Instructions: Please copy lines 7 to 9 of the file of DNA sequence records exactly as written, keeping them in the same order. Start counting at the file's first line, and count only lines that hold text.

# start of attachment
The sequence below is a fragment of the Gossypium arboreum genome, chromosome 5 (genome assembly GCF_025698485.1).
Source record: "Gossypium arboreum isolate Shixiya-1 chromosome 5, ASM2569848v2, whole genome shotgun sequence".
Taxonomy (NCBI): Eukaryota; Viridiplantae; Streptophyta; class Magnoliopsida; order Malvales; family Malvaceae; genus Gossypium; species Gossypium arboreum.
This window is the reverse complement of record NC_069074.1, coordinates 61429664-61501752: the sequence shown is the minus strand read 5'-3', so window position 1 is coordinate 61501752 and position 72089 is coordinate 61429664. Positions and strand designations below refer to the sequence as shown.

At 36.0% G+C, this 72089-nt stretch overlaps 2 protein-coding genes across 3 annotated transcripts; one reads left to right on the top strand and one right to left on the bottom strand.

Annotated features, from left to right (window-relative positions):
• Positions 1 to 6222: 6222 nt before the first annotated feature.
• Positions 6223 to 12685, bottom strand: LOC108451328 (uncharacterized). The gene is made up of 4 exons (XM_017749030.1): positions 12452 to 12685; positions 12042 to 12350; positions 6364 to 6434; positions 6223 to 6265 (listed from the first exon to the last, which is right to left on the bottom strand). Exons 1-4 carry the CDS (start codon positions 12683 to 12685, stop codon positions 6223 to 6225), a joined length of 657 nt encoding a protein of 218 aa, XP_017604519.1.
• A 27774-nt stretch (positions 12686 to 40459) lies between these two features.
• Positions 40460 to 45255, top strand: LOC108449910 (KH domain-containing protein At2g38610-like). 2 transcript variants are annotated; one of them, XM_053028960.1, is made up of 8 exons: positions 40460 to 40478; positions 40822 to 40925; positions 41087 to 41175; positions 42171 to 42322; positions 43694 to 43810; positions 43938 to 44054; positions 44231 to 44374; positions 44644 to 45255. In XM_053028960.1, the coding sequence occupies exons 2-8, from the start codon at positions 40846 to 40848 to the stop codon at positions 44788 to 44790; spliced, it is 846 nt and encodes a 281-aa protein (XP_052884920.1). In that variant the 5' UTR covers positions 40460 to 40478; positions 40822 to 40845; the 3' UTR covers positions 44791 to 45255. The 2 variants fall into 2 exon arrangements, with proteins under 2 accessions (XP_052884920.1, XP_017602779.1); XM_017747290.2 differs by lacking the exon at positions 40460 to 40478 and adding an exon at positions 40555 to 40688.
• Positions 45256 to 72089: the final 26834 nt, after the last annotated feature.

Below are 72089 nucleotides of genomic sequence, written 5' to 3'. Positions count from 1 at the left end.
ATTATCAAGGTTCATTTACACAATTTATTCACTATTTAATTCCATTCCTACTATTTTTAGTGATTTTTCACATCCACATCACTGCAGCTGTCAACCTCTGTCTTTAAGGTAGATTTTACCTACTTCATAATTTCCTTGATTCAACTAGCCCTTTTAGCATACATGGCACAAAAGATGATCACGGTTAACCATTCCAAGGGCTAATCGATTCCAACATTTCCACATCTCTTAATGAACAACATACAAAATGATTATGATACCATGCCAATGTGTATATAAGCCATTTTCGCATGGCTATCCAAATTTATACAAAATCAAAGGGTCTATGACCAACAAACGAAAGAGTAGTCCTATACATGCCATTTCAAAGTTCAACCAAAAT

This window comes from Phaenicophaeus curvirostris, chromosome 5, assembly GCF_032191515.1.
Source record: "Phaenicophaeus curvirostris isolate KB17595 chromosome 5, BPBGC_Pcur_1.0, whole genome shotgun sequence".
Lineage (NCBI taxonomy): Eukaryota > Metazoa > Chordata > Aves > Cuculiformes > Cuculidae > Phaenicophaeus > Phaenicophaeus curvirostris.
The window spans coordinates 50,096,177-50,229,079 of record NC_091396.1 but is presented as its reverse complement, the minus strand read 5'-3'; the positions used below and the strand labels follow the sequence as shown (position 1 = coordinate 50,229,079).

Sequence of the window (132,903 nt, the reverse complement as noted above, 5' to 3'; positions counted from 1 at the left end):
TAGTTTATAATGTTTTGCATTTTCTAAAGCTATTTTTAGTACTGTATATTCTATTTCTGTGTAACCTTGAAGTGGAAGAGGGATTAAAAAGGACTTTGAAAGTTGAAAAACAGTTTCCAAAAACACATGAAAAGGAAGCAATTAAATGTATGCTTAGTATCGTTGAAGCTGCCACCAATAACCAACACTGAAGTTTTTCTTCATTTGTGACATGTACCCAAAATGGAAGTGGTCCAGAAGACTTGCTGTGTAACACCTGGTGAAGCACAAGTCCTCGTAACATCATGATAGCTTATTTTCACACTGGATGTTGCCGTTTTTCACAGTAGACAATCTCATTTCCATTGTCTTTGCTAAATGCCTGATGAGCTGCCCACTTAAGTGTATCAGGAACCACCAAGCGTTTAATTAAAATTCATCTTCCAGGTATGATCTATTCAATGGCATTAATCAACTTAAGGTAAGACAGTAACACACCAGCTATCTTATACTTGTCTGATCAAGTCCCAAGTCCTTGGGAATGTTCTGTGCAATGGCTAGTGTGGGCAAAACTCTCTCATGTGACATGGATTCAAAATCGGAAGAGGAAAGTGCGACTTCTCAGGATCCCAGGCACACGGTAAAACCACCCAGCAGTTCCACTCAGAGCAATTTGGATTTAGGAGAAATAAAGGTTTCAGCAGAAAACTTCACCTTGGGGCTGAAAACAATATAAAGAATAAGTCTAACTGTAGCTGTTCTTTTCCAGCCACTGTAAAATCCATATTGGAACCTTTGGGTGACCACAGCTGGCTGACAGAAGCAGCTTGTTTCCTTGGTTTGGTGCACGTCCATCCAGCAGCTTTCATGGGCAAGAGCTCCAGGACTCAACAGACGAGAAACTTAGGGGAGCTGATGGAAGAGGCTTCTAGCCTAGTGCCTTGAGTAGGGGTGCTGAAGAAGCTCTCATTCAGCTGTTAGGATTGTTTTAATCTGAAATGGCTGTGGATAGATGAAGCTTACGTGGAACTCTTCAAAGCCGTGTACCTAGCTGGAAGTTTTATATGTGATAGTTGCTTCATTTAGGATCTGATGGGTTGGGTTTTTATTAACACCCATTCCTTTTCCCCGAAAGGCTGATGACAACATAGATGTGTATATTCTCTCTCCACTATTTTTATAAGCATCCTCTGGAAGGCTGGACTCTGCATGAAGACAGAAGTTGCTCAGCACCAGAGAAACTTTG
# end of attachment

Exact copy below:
• Positions 1 to 6222: 6222 nt before the first annotated feature.
• Positions 6223 to 12685, bottom strand: LOC108451328 (uncharacterized). The gene is made up of 4 exons (XM_017749030.1): positions 12452 to 12685; positions 12042 to 12350; positions 6364 to 6434; positions 6223 to 6265 (listed from the first exon to the last, which is right to left on the bottom strand). Exons 1-4 carry the CDS (start codon positions 12683 to 12685, stop codon positions 6223 to 6225), a joined length of 657 nt encoding a protein of 218 aa, XP_017604519.1.
• A 27774-nt stretch (positions 12686 to 40459) lies between these two features.